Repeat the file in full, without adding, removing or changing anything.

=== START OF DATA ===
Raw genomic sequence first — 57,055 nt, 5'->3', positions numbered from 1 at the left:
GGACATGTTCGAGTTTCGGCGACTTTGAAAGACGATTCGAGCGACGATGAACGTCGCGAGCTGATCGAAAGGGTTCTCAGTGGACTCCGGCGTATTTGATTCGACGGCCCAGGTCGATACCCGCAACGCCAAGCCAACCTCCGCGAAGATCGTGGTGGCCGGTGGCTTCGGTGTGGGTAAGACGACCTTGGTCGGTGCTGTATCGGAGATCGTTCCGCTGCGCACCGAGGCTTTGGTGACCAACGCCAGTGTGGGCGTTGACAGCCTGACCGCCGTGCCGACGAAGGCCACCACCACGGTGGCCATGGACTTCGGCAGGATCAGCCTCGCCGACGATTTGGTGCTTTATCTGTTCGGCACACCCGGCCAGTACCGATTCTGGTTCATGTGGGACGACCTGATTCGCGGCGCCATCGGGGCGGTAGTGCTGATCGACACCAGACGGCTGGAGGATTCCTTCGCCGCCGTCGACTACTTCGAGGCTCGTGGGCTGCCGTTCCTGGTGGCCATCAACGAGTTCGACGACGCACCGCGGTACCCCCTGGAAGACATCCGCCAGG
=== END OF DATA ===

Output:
Raw genomic sequence first — 57,055 nt, 5'->3', positions numbered from 1 at the left:
GGACATGTTCGAGTTTCGGCGACTTTGAAAGACGATTCGAGCGACGATGAACGTCGCGAGCTGATCGAAAGGGTTCTCAGTGGACTCCGGCGTATTTGATTCGACGGCCCAGGTCGATACCCGCAACGCCAAGCCAACCTCCGCGAAGATCGTGGTGGCCGGTGGCTTCGGTGTGGGTAAGACGACCTTGGTCGGTGCTGTATCGGAGATCGTTCCGCTGCGCACCGAGGCTTTGGTGACCAACGCCAGTGTGGGCGTTGACAGCCTGACCGCCGTGCCGACGAAGGCCACCACCACGGTGGCCATGGACTTCGGCAGGATCAGCCTCGCCGACGATTTGGTGCTTTATCTGTTCGGCACACCCGGCCAGTACCGATTCTGGTTCATGTGGGACGACCTGATTCGCGGCGCCATCGGGGCGGTAGTGCTGATCGACACCAGACGGCTGGAGGATTCCTTCGCCGCCGTCGACTACTTCGAGGCTCGTGGGCTGCCGTTCCTGGTGGCCATCAACGAGTTCGACGACGCACCGCGGTACCCCCTGGAAGACATCCGCCAGG